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Last Updated: Monday, 22 October 2007, 11:32 GMT 12:32 UK
Microsoft to carry out EU ruling
Windows software
Microsoft has spent three years appealing against the verdict
Microsoft has finally agreed to start complying with a European Commission 2004 anti-monopoly ruling against it.

The commission said the US firm would now "comply with its obligations".

The software giant was ruled to have shut out rivals from its Windows operating system to gain a larger share of the market for web servers.

It will now give third party program developers access to information that will allow them to make systems interoperable with Windows.

It will also substantially cut the fees it charges for such data.

EU Competition Commissioner Neelie Kroes said she had secured the agreement following a phone call to Microsoft chief executive Steve Ballmer.

'Regrettable'

Microsoft's move comes a month after it lost its appeal against the Commission's 2004 ruling.

It is a victory day for the consumer not the Commission
Neelie Kroes

The software giant had taken its appeal all the way to the European Court of First Instance, but it upheld the Commission's judgement that Microsoft had abused its dominant market position.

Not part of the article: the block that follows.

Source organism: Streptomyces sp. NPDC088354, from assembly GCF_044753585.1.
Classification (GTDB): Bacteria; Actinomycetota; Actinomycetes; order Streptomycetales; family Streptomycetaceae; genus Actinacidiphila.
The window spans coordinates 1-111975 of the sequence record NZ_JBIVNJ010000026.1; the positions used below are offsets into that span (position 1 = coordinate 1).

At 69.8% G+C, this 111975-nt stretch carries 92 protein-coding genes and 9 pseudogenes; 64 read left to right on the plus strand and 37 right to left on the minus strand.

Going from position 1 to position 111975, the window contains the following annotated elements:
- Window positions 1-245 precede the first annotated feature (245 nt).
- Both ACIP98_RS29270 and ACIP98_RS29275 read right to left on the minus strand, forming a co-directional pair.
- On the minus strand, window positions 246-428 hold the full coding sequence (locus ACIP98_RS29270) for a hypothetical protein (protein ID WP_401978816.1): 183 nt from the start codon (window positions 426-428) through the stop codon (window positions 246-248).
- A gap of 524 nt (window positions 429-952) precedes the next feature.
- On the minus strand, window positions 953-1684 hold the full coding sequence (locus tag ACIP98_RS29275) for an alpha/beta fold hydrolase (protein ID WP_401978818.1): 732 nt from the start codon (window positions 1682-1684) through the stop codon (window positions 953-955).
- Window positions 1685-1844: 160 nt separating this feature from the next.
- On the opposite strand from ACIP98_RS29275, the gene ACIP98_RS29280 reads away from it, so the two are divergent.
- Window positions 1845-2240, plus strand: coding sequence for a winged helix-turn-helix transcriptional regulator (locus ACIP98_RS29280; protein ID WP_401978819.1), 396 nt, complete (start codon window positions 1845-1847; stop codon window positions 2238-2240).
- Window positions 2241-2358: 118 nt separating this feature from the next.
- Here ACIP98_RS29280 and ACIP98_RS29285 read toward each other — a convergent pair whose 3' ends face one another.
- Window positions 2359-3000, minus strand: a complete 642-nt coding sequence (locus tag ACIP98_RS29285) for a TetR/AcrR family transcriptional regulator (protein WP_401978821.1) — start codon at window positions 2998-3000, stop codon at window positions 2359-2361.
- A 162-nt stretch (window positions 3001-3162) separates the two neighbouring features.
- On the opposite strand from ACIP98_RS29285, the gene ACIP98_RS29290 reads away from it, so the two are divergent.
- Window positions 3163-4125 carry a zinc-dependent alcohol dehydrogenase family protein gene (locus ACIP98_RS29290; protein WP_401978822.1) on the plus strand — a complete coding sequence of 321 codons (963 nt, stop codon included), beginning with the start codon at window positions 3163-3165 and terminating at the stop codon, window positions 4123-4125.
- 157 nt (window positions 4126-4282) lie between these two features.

The court also upheld the Commission's record 497m euros (343m; $690m) fine against the US company.

"I welcome that Microsoft has finally undertaken concrete steps to ensure full compliance with the 2004 decision," said Ms Kroes.

"It is regrettable that Microsoft has only complied after a considerable delay, two court decisions, and the imposition of daily penalty payments."

The European Commission said Microsoft will now charge a one-time fee of 10,000 euros to firms that want "complete and accurate" technical information on Windows software.

In addition, it will also allow the data to go to open source software developers.

Open source software allows users to read, alter and improve its code - in contrast to proprietary software where a company controls the source code.

Further, Microsoft will cut the price it charges for worldwide licences and patents to less than 7% of previous levels.

"It is a victory day for the consumer... not the Commission," added Ms Kroes.

"The measures that the Commission has insisted upon will benefit computer users by bringing competition and innovation back to the server market."



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